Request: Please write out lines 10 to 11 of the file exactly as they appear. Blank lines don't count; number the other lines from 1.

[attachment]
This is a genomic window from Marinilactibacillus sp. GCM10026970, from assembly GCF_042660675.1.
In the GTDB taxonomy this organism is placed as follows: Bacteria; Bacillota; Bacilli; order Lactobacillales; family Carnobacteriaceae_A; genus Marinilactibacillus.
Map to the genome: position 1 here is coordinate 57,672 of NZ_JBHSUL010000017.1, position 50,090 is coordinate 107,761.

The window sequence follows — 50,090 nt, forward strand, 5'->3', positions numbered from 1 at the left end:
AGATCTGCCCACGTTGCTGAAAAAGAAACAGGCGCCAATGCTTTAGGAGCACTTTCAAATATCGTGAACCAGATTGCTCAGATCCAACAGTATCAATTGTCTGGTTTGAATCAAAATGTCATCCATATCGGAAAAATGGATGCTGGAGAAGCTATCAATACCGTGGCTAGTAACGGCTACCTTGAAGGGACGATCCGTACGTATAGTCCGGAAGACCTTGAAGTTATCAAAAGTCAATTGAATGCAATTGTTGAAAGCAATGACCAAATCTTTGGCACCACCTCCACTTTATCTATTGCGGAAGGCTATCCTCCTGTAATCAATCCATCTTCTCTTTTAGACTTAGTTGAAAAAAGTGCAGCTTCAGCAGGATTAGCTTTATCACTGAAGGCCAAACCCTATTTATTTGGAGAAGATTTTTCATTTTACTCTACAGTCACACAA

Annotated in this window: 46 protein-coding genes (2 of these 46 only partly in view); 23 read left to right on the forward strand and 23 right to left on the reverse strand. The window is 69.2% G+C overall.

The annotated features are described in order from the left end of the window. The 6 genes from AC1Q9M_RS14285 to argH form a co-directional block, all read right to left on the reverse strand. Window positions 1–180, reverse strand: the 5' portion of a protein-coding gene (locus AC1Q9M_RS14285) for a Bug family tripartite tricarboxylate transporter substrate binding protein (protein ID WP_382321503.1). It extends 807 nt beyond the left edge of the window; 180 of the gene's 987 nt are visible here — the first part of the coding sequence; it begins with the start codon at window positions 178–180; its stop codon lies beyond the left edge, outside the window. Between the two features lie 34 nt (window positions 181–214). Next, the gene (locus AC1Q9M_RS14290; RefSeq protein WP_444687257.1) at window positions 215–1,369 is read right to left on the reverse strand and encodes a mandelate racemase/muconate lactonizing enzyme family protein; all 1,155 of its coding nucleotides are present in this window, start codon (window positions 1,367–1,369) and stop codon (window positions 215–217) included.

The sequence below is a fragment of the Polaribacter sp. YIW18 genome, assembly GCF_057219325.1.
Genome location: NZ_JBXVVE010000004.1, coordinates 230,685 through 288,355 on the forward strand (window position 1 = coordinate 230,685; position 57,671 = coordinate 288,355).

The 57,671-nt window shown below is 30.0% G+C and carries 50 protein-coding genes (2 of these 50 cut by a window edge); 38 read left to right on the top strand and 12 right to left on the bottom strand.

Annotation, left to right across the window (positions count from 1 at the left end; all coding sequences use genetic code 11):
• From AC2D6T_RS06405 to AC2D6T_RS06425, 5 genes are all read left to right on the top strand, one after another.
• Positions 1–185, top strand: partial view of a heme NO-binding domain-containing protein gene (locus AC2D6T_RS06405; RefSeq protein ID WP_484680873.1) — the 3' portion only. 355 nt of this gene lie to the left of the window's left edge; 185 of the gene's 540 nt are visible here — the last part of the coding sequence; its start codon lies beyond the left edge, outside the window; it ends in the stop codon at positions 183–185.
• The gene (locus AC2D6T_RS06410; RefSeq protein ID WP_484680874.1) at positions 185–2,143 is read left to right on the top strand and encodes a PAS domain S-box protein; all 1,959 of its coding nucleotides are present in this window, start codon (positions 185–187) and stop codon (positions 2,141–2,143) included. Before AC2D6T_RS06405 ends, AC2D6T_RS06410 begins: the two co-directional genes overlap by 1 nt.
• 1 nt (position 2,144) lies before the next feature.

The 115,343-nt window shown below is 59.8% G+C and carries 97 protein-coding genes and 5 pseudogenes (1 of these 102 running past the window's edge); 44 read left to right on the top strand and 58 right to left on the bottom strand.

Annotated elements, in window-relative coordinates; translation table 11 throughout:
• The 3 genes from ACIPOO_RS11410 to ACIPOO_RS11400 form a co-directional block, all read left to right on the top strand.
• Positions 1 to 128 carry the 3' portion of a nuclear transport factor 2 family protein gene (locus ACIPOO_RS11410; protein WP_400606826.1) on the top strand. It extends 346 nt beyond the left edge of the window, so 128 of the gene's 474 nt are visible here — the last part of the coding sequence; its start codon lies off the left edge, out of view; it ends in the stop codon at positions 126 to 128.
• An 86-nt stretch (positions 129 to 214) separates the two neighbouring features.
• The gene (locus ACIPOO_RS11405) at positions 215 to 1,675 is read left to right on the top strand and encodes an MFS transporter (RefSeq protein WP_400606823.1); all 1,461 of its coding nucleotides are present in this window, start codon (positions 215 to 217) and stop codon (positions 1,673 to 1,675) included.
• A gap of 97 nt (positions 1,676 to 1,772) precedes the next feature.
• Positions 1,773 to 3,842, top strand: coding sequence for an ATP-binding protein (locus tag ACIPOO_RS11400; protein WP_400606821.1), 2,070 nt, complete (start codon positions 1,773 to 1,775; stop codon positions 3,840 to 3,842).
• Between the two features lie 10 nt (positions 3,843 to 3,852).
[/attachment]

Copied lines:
The 57,671-nt window shown below is 30.0% G+C and carries 50 protein-coding genes (2 of these 50 cut by a window edge); 38 read left to right on the top strand and 12 right to left on the bottom strand.

Annotation, left to right across the window (positions count from 1 at the left end; all coding sequences use genetic code 11):